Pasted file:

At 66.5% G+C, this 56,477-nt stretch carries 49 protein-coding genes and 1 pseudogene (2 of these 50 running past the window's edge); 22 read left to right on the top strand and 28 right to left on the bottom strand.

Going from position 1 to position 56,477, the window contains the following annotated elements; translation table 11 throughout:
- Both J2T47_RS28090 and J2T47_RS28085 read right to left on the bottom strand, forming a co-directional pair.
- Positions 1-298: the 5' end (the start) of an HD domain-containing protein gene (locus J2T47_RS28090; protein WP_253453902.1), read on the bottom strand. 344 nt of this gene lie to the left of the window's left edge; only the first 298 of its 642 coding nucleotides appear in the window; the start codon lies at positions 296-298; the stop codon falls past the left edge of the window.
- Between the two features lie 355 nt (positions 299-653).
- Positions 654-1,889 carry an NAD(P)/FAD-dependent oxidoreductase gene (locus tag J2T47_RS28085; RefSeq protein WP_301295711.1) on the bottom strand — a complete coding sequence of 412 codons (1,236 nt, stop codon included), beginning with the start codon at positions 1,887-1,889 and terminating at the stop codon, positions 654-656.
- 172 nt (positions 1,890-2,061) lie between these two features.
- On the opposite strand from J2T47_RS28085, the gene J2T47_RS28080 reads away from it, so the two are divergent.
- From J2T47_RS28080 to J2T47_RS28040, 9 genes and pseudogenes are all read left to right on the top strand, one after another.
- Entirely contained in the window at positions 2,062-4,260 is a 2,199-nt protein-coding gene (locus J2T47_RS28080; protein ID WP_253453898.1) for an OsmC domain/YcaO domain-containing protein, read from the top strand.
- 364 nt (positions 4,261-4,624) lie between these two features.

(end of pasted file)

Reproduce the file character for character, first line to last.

At 66.5% G+C, this 56,477-nt stretch carries 49 protein-coding genes and 1 pseudogene (2 of these 50 running past the window's edge); 22 read left to right on the top strand and 28 right to left on the bottom strand.

Going from position 1 to position 56,477, the window contains the following annotated elements; translation table 11 throughout:
- Both J2T47_RS28090 and J2T47_RS28085 read right to left on the bottom strand, forming a co-directional pair.
- Positions 1-298: the 5' end (the start) of an HD domain-containing protein gene (locus J2T47_RS28090; protein WP_253453902.1), read on the bottom strand. 344 nt of this gene lie to the left of the window's left edge; only the first 298 of its 642 coding nucleotides appear in the window; the start codon lies at positions 296-298; the stop codon falls past the left edge of the window.
- Between the two features lie 355 nt (positions 299-653).
- Positions 654-1,889 carry an NAD(P)/FAD-dependent oxidoreductase gene (locus tag J2T47_RS28085; RefSeq protein WP_301295711.1) on the bottom strand — a complete coding sequence of 412 codons (1,236 nt, stop codon included), beginning with the start codon at positions 1,887-1,889 and terminating at the stop codon, positions 654-656.
- 172 nt (positions 1,890-2,061) lie between these two features.
- On the opposite strand from J2T47_RS28085, the gene J2T47_RS28080 reads away from it, so the two are divergent.
- From J2T47_RS28080 to J2T47_RS28040, 9 genes and pseudogenes are all read left to right on the top strand, one after another.
- Entirely contained in the window at positions 2,062-4,260 is a 2,199-nt protein-coding gene (locus J2T47_RS28080; protein ID WP_253453898.1) for an OsmC domain/YcaO domain-containing protein, read from the top strand.
- 364 nt (positions 4,261-4,624) lie between these two features.